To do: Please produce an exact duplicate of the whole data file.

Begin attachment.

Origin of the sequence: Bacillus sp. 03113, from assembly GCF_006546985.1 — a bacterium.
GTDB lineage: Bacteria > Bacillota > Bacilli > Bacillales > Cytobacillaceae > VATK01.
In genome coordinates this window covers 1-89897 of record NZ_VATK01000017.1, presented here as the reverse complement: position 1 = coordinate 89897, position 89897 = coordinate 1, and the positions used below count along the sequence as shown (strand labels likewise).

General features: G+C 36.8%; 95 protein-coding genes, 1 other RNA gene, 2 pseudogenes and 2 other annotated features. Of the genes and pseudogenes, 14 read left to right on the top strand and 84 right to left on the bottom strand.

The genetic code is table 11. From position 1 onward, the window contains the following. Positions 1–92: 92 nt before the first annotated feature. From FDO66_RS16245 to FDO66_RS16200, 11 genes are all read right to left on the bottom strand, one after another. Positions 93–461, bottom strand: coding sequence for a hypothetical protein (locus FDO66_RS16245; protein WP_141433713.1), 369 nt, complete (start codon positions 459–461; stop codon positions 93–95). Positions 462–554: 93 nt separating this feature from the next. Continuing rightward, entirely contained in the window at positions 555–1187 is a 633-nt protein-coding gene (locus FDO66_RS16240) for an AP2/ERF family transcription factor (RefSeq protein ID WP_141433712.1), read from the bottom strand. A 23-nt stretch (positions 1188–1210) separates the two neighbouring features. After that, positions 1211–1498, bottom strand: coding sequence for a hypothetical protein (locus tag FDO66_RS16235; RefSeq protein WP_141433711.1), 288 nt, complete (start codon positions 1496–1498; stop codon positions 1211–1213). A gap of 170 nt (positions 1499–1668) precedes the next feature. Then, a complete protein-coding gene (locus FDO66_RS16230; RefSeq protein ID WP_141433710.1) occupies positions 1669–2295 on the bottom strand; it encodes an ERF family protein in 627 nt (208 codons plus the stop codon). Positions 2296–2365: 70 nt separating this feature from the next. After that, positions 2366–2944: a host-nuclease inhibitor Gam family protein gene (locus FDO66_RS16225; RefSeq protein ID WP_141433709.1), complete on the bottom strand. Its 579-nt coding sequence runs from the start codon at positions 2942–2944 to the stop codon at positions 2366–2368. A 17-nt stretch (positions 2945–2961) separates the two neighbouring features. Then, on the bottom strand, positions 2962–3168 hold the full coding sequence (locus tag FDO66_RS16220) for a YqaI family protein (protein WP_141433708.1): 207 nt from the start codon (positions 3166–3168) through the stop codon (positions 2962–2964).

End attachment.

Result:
Origin of the sequence: Bacillus sp. 03113, from assembly GCF_006546985.1 — a bacterium.
GTDB lineage: Bacteria > Bacillota > Bacilli > Bacillales > Cytobacillaceae > VATK01.
In genome coordinates this window covers 1-89897 of record NZ_VATK01000017.1, presented here as the reverse complement: position 1 = coordinate 89897, position 89897 = coordinate 1, and the positions used below count along the sequence as shown (strand labels likewise).

General features: G+C 36.8%; 95 protein-coding genes, 1 other RNA gene, 2 pseudogenes and 2 other annotated features. Of the genes and pseudogenes, 14 read left to right on the top strand and 84 right to left on the bottom strand.

The genetic code is table 11. From position 1 onward, the window contains the following. Positions 1–92: 92 nt before the first annotated feature. From FDO66_RS16245 to FDO66_RS16200, 11 genes are all read right to left on the bottom strand, one after another. Positions 93–461, bottom strand: coding sequence for a hypothetical protein (locus FDO66_RS16245; protein WP_141433713.1), 369 nt, complete (start codon positions 459–461; stop codon positions 93–95). Positions 462–554: 93 nt separating this feature from the next. Continuing rightward, entirely contained in the window at positions 555–1187 is a 633-nt protein-coding gene (locus FDO66_RS16240) for an AP2/ERF family transcription factor (RefSeq protein ID WP_141433712.1), read from the bottom strand. A 23-nt stretch (positions 1188–1210) separates the two neighbouring features. After that, positions 1211–1498, bottom strand: coding sequence for a hypothetical protein (locus tag FDO66_RS16235; RefSeq protein WP_141433711.1), 288 nt, complete (start codon positions 1496–1498; stop codon positions 1211–1213). A gap of 170 nt (positions 1499–1668) precedes the next feature. Then, a complete protein-coding gene (locus FDO66_RS16230; RefSeq protein ID WP_141433710.1) occupies positions 1669–2295 on the bottom strand; it encodes an ERF family protein in 627 nt (208 codons plus the stop codon). Positions 2296–2365: 70 nt separating this feature from the next. After that, positions 2366–2944: a host-nuclease inhibitor Gam family protein gene (locus FDO66_RS16225; RefSeq protein ID WP_141433709.1), complete on the bottom strand. Its 579-nt coding sequence runs from the start codon at positions 2942–2944 to the stop codon at positions 2366–2368. A 17-nt stretch (positions 2945–2961) separates the two neighbouring features. Then, on the bottom strand, positions 2962–3168 hold the full coding sequence (locus tag FDO66_RS16220) for a YqaI family protein (protein WP_141433708.1): 207 nt from the start codon (positions 3166–3168) through the stop codon (positions 2962–2964).